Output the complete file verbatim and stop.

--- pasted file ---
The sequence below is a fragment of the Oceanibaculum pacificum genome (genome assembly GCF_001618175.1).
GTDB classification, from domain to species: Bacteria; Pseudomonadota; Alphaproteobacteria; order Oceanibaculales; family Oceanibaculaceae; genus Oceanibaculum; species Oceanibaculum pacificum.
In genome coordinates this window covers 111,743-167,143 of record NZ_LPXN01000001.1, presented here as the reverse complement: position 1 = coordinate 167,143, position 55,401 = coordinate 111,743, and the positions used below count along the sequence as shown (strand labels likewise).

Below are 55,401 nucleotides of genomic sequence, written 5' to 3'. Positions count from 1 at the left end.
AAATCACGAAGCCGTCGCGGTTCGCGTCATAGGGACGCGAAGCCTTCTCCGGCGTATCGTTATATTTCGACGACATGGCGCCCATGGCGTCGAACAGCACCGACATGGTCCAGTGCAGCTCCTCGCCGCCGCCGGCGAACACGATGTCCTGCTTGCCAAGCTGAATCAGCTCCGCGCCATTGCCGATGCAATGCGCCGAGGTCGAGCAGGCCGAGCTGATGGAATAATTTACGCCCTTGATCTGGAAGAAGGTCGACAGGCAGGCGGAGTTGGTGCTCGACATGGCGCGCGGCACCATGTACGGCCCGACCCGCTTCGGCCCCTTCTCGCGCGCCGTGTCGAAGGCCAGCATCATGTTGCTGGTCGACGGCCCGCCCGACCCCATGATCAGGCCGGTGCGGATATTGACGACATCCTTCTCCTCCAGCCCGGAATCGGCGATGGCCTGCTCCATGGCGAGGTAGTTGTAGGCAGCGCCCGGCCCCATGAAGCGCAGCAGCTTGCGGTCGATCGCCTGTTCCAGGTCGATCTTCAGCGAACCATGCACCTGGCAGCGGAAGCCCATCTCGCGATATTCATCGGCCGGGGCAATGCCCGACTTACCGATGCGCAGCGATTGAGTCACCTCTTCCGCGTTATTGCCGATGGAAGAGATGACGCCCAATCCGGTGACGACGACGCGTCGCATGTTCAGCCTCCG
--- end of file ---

The sequence below is a fragment of the Oceanibaculum pacificum genome (genome assembly GCF_001618175.1).
GTDB classification, from domain to species: Bacteria; Pseudomonadota; Alphaproteobacteria; order Oceanibaculales; family Oceanibaculaceae; genus Oceanibaculum; species Oceanibaculum pacificum.
In genome coordinates this window covers 111,743-167,143 of record NZ_LPXN01000001.1, presented here as the reverse complement: position 1 = coordinate 167,143, position 55,401 = coordinate 111,743, and the positions used below count along the sequence as shown (strand labels likewise).

Below are 55,401 nucleotides of genomic sequence, written 5' to 3'. Positions count from 1 at the left end.
AAATCACGAAGCCGTCGCGGTTCGCGTCATAGGGACGCGAAGCCTTCTCCGGCGTATCGTTATATTTCGACGACATGGCGCCCATGGCGTCGAACAGCACCGACATGGTCCAGTGCAGCTCCTCGCCGCCGCCGGCGAACACGATGTCCTGCTTGCCAAGCTGAATCAGCTCCGCGCCATTGCCGATGCAATGCGCCGAGGTCGAGCAGGCCGAGCTGATGGAATAATTTACGCCCTTGATCTGGAAGAAGGTCGACAGGCAGGCGGAGTTGGTGCTCGACATGGCGCGCGGCACCATGTACGGCCCGACCCGCTTCGGCCCCTTCTCGCGCGCCGTGTCGAAGGCCAGCATCATGTTGCTGGTCGACGGCCCGCCCGACCCCATGATCAGGCCGGTGCGGATATTGACGACATCCTTCTCCTCCAGCCCGGAATCGGCGATGGCCTGCTCCATGGCGAGGTAGTTGTAGGCAGCGCCCGGCCCCATGAAGCGCAGCAGCTTGCGGTCGATCGCCTGTTCCAGGTCGATCTTCAGCGAACCATGCACCTGGCAGCGGAAGCCCATCTCGCGATATTCATCGGCCGGGGCAATGCCCGACTTACCGATGCGCAGCGATTGAGTCACCTCTTCCGCGTTATTGCCGATGGAAGAGATGACGCCCAATCCGGTGACGACGACGCGTCGCATGTTCAGCCTCCG